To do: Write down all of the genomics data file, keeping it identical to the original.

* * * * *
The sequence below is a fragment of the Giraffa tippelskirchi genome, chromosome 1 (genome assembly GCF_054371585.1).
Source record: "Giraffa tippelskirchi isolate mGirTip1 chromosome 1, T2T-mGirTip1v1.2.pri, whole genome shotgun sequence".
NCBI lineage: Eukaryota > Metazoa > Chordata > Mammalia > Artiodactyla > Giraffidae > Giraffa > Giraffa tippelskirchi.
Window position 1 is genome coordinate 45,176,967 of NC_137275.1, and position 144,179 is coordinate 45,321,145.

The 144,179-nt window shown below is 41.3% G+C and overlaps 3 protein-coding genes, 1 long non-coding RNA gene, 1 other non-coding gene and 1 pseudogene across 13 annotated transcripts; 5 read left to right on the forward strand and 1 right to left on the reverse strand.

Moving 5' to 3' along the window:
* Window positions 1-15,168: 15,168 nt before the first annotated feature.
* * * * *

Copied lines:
The sequence below is a fragment of the Giraffa tippelskirchi genome, chromosome 1 (genome assembly GCF_054371585.1).
Source record: "Giraffa tippelskirchi isolate mGirTip1 chromosome 1, T2T-mGirTip1v1.2.pri, whole genome shotgun sequence".
NCBI lineage: Eukaryota > Metazoa > Chordata > Mammalia > Artiodactyla > Giraffidae > Giraffa > Giraffa tippelskirchi.
Window position 1 is genome coordinate 45,176,967 of NC_137275.1, and position 144,179 is coordinate 45,321,145.

The 144,179-nt window shown below is 41.3% G+C and overlaps 3 protein-coding genes, 1 long non-coding RNA gene, 1 other non-coding gene and 1 pseudogene across 13 annotated transcripts; 5 read left to right on the forward strand and 1 right to left on the reverse strand.

Moving 5' to 3' along the window:
* Window positions 1-15,168: 15,168 nt before the first annotated feature.